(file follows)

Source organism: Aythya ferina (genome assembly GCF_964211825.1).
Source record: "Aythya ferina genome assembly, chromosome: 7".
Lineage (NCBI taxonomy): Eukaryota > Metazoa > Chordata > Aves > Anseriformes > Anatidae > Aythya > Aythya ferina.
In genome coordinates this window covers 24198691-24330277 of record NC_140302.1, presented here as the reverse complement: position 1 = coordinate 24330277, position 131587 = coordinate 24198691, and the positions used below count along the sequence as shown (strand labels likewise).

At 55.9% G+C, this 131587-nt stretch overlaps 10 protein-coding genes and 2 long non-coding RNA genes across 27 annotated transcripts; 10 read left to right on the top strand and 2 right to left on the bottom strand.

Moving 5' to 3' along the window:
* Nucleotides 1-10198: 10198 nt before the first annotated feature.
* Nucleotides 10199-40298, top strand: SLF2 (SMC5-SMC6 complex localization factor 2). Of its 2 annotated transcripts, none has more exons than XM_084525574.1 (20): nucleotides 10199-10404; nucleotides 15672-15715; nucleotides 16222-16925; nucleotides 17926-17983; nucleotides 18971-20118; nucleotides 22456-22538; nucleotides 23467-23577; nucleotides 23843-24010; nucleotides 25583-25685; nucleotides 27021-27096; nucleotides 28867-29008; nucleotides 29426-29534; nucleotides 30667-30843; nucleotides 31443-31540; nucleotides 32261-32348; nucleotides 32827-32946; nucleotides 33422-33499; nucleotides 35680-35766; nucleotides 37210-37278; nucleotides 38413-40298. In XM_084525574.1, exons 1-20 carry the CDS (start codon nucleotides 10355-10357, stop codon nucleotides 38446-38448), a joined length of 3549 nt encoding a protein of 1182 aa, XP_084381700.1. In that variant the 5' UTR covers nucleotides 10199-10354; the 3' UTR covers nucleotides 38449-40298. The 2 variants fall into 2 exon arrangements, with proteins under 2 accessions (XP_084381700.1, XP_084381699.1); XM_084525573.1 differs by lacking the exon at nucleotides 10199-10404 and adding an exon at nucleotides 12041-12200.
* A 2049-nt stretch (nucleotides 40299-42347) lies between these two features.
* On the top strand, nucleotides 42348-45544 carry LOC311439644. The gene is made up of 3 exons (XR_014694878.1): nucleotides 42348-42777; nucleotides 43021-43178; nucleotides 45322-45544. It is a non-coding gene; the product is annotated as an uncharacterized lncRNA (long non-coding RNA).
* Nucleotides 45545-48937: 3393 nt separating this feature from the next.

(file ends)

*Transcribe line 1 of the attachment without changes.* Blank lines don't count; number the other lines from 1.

Source organism: Aythya ferina (genome assembly GCF_964211825.1).